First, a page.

Another option for unwanted hair growth is laser hair removal. In this case, an intense, pulsating laser beam targets dark areas under the skin, which tend to be hair follicles. The cells that grow hair are destroyed when the laser’s heat makes contact. This method is most effective on patients with dark hair and light skin since the laser singles out dark areas.
Lastly, there is flashlamp hair removal. Also called IPL hair removal – Intense Pulsed Light – this option is very similar to laser hair treatment. Like a laser it fixes on dark areas. But instead of a specific wavelength, it uses full-spectrum light and can cover a larger area than a laser.
See also, permanent hair removal products.
Permanent Hair Removal Negatives
Tossing your razor or saying goodbye to your wax girl is not without some negatives. All methods require several hair removal treatments for the best results and that can add up in cost. All can cause discomfort or pain during the session. While complications are rare, there is a very small chance of suffering skin discoloration, scarring, burns, blistering or infection.
So if you are still interested in permanent hair removal, do your homework. Ask your friends for recommendations, look into hair removal cost and get a consultation first before you commit.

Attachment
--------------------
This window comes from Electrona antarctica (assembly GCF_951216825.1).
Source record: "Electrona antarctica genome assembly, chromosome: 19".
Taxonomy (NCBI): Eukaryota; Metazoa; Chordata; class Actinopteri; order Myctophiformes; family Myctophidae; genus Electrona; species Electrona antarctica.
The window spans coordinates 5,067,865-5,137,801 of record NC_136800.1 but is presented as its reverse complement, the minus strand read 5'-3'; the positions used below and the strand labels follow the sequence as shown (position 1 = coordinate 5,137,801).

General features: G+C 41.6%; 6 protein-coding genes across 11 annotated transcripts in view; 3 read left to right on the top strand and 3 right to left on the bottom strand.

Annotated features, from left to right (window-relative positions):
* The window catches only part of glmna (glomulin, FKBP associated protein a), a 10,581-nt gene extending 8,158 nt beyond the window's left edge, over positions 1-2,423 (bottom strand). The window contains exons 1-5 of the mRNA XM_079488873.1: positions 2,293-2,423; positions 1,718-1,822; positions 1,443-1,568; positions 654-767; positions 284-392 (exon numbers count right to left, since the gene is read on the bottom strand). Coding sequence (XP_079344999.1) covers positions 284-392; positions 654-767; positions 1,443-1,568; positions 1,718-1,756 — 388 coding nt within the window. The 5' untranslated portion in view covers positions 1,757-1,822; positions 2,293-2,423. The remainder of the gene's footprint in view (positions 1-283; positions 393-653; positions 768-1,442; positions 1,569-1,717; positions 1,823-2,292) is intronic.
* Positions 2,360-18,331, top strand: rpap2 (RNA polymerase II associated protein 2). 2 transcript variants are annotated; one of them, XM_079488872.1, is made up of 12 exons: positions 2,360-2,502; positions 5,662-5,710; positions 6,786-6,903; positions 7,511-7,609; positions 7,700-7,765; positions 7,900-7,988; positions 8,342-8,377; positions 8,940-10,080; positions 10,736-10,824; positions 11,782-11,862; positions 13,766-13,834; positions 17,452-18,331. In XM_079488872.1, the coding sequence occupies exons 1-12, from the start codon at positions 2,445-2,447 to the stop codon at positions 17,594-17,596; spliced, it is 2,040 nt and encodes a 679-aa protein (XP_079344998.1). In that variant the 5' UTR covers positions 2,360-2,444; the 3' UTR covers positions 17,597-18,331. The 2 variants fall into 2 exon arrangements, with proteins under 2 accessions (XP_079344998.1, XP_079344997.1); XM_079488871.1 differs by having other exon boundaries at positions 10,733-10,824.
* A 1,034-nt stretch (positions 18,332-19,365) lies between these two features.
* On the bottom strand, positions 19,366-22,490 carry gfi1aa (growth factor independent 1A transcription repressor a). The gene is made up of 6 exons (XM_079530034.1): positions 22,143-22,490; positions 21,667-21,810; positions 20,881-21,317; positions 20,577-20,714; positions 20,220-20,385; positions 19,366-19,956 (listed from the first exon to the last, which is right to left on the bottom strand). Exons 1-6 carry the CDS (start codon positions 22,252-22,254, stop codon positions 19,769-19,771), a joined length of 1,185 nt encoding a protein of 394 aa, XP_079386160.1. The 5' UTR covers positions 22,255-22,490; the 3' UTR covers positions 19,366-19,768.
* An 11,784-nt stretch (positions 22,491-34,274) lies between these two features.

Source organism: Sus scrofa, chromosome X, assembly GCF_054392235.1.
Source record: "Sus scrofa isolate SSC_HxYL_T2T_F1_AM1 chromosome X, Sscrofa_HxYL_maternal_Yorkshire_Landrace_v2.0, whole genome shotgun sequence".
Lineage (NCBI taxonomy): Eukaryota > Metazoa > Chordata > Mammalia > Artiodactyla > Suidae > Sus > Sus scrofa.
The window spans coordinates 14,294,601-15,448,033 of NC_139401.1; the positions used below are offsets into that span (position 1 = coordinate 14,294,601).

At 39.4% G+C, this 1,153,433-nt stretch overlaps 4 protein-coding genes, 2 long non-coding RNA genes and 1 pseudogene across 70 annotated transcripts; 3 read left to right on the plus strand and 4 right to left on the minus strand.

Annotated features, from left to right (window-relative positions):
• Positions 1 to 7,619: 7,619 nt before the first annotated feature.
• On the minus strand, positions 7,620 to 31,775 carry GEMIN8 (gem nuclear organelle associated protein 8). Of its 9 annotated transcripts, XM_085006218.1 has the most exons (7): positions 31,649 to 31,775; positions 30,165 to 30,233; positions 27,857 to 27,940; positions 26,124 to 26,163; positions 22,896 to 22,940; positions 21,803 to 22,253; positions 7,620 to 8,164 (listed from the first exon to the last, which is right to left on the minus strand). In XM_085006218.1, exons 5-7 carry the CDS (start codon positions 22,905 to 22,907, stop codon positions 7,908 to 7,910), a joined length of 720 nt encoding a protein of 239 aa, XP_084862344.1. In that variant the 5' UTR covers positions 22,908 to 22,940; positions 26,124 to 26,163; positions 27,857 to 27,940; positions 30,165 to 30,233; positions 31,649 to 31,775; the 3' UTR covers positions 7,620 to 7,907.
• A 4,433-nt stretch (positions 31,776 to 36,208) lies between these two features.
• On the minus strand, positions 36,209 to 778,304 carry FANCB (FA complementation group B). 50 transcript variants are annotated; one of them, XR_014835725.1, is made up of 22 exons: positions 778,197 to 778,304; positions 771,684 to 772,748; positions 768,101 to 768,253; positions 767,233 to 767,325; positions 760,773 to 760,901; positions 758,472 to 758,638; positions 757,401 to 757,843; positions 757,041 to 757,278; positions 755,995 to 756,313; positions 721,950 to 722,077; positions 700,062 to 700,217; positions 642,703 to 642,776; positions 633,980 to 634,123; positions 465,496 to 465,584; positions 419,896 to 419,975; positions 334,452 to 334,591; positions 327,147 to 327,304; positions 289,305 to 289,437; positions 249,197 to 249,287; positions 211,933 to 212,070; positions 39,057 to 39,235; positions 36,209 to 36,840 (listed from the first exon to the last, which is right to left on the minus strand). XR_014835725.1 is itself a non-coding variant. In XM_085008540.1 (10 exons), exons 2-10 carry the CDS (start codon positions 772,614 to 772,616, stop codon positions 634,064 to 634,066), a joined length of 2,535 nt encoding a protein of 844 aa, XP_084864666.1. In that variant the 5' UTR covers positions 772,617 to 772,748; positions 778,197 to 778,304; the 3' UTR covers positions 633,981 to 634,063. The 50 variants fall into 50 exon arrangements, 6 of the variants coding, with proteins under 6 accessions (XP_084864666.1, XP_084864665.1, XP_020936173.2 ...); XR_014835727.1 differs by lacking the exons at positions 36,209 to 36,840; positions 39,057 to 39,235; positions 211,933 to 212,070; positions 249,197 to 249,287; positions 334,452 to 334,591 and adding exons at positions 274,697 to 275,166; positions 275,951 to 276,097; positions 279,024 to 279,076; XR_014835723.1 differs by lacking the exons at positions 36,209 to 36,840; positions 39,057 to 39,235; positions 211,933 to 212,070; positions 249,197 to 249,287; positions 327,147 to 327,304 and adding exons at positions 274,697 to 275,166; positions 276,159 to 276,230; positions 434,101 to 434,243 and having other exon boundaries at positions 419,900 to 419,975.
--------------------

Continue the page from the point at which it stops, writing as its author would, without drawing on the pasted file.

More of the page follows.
By Tamryn |
We want to love our hair, we really do. But sometimes it behaves so badly that we can’t muster more than mere indifference, if not out-and-out hate. Still, whether it’s wild and woolly or limp and lifeless, we are glad it’s there (after all, what’s the alternative? Horrors!), so the thing to do is to nurture your hair to be the best it can possibly be. Here are some easy hair tips:
Get your best hair yet
* Give your hair a break – From blow dryers, flat irons and curling rods, that is. These hair styling implements have benefited us endlessly, but despite the massive improvements over the years, they still can and do cause damage. So make the effort to learn how to make your hair look great without them. Ask your hair stylist for advice and practice her tips. Learn how to put your hair up in a twist, braid or bun that suits your personality and position. All of these can look chic or sophisticated; it will just take a little trial and error on your part. But it is well worth it to expand your hairdo repertoire and avoid those instruments of torture, at least a few times a week.
* Use protection – Since we know you’re going to fire up the iron anyway, please remember to use protection! Thermal protectants will help minimize the damage 450 degree flat irons and the like do to your hair. Always use one! And experiment with your flat iron to find the lowest temperature you can use on your hair that gives you the results you want. If your hair is fine, it’s a safe bet to say you should never turn up your Chi full blast. You risk scorching, split ends and breakage.